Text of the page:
Saharan herders and hunters spread southward to the Sahel, reaching eastern Africa by 4.5 k.a. cal BP. The earliest pastoralists entered southern Kenya through the Great Rift Valley by 3,2 k.a. cal BP, having migrated southward from the Lake Turkana region where they had arrived ca 4 k.a. cal BP. They eventually reached southern Africa with sheep and cattle around 2 k.a. cal BP.
Exploratory lithic analysis in southern Kenya has identified numerous stylistic attributes that differentiate two distinct Pastoral Neolithic (PN) groups from one another, and from the hunter-gatherers who occupied the region during a time period of roughly 2000 years, approximately between 3,2 and 1,2 k.a. cal BP. These early migrants relied on herds that include African cattle, goats, sheep introduced through the Nile corridor, and donkeys. There is no evidence of plant cultivation or agriculture being practiced in southern Kenya during the PN.
These entities associated with domesticated fauna co-occupied a large territory for almost 2 k.a and yet maintained rigid differences in material culture, ceramic styles and burial practices. Geo-chemical sourcing analyses have added an additional dimension to these differences, showing that the “Elmenteitan” and “Savanna Pastoral Neolithic” (SPN) groups obtained obsidian for tool production from two discrete sources in the Great Rift Valley.
For both SPN and Elmenteitan producing groups, Obsidian was the dominant source of lithic raw material for tool production, although there was occasional use of lower quality alternatives. SPN groups were linked together through their reliance on a small cluster of grey obsidian sources in the Lake Naivasha (picture below) basin while Elmenteitan sites are sourced to a discrete outcrop of green obsidian on the northeast slope of Mt. Eburru, only 10 km north of the SPN source.These sources do not appear to have been exploited by foraging groups before and the patterns of SPN and Elmenteitan source preference are maintained within a 250 km radius from the Rift Valley sources.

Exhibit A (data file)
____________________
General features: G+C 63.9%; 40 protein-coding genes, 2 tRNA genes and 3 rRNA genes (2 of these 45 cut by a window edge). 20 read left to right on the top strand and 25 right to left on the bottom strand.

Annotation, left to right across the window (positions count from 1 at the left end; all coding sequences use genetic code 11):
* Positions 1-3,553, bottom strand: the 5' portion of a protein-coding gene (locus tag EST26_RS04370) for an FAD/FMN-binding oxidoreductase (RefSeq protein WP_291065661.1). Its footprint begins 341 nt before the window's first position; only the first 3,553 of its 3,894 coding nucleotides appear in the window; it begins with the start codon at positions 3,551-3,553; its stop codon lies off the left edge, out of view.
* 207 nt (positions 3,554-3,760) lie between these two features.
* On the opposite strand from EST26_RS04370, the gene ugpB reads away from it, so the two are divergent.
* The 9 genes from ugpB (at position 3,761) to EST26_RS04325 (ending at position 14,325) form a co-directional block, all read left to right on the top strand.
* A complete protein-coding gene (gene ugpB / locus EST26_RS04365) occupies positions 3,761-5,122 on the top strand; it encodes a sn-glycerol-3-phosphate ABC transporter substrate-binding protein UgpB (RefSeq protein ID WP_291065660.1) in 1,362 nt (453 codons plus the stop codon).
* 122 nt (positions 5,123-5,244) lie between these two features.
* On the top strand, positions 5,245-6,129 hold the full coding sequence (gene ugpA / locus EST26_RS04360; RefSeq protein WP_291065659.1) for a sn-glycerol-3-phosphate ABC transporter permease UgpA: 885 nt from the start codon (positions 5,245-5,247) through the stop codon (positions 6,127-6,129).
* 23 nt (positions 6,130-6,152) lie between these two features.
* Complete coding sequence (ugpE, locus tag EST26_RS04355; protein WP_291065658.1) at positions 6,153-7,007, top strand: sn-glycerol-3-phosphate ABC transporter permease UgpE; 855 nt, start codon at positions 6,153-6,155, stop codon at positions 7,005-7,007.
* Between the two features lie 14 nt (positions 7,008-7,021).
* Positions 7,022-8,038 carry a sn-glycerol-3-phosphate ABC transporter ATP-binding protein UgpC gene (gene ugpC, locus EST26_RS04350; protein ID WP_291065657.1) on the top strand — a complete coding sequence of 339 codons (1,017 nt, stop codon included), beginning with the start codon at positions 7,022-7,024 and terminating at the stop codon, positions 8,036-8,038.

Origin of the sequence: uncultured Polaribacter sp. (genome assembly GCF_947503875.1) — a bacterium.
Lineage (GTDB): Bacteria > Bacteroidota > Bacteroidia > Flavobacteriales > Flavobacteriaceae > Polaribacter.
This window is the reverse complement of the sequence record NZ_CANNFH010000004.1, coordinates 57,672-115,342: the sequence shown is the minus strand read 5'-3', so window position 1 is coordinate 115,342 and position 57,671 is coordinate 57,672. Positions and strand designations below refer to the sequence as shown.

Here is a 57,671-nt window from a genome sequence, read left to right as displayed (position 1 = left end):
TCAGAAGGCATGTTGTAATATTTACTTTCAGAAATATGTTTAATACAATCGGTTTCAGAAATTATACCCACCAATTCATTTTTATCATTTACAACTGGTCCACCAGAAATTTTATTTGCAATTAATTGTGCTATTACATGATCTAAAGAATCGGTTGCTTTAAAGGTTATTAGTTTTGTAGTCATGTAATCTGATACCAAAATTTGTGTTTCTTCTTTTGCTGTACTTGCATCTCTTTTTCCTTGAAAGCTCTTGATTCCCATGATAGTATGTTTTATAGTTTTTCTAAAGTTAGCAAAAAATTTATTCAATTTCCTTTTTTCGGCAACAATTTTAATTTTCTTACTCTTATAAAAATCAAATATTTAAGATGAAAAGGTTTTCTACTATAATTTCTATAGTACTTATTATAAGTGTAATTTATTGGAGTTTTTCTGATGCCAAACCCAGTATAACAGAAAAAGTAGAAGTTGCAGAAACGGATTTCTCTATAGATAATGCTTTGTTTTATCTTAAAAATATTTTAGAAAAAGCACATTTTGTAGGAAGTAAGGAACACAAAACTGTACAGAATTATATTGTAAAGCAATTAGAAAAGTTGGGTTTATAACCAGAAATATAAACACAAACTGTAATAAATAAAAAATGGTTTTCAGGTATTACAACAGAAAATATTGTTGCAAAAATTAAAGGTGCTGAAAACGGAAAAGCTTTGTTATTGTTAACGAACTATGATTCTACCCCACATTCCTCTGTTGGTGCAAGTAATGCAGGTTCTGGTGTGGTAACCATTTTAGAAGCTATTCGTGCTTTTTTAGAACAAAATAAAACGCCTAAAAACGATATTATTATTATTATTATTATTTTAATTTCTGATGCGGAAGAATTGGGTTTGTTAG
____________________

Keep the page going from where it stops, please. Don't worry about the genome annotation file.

Qualitative differences in lithic typology and technology exist, and provide a means of distinguishing between Elmenteitan and SPN assemblages. Elmenteitan blades are longer and less curved than those of the SPN, and are more likely to be notched /strangled and retain evidence of intensive use.
The close proximity of these sources to each other, but long distance from the dense pastoral occupations to the southwest has stimulated discussion on social institutions and exchange networks during the Pastoral Neolithic. These discussions are largely structured around the assumptions that people acquired obsidian primarily through exchange network and that transport costs increased with distance from the sources, leading to more intensive reduction of obsidian tools at distant habitation sites. This hypothesis has falsified recently: The reduction pattern and intensity of obsidian scrapers clearly indicates that communities across a large landscape had regular and consistent access to obsidians from distant sources.
How this pattern can be contextualized within a technological organization framework and what this pattern means for the co-occupation of the same areas by a least two distinct groups remains an open question..